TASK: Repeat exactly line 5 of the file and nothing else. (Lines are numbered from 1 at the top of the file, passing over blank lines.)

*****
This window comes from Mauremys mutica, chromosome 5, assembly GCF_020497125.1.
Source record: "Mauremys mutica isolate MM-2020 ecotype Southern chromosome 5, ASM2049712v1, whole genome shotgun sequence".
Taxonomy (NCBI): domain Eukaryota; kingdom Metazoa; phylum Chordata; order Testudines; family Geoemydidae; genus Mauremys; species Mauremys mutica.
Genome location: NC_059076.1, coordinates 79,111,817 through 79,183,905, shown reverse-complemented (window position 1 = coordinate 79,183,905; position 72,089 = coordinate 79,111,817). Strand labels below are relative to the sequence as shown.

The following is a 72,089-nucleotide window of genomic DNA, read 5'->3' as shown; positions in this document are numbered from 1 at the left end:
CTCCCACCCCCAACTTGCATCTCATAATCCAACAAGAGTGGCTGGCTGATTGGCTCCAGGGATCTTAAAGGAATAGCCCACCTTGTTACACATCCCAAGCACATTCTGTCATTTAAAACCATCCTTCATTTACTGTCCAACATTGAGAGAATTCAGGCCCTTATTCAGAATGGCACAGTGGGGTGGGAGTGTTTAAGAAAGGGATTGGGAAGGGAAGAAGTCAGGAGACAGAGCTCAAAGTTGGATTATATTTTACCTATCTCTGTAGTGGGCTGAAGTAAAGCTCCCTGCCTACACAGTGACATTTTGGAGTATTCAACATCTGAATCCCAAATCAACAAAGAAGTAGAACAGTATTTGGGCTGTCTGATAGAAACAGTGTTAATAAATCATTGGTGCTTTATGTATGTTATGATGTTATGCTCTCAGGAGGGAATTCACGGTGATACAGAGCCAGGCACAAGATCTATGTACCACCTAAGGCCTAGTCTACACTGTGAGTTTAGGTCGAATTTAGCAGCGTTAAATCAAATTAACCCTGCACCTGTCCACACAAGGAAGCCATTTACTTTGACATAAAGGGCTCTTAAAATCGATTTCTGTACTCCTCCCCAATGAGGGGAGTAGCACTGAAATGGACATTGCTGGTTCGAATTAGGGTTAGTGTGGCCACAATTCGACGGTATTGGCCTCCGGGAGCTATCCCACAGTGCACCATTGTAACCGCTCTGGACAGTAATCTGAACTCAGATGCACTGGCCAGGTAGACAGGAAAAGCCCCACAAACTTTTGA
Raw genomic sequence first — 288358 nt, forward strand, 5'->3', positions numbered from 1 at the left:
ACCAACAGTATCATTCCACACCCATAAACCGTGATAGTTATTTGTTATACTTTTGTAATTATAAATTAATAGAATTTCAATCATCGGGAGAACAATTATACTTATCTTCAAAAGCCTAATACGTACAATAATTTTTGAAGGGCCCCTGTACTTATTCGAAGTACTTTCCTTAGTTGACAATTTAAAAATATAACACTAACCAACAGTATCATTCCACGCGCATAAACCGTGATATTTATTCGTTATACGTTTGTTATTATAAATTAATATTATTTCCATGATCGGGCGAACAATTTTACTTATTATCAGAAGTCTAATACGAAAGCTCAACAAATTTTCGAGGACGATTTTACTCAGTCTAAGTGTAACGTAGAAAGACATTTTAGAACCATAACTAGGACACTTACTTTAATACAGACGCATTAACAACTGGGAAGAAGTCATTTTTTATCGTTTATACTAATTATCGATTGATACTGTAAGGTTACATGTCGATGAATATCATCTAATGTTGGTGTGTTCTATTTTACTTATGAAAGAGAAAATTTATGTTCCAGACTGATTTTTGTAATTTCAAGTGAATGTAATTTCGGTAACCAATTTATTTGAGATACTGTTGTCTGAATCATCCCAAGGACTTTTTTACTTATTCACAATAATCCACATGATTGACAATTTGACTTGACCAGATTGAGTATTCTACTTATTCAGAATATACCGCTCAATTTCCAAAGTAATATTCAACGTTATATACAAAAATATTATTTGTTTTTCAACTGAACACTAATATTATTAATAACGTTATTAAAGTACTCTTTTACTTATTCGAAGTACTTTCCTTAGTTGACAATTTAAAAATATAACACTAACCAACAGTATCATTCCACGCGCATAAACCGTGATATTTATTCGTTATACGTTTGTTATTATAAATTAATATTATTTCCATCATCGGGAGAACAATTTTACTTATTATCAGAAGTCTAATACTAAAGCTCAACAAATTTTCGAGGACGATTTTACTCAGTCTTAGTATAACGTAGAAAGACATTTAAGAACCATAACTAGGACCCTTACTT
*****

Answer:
The following is a 72,089-nucleotide window of genomic DNA, read 5'->3' as shown; positions in this document are numbered from 1 at the left end: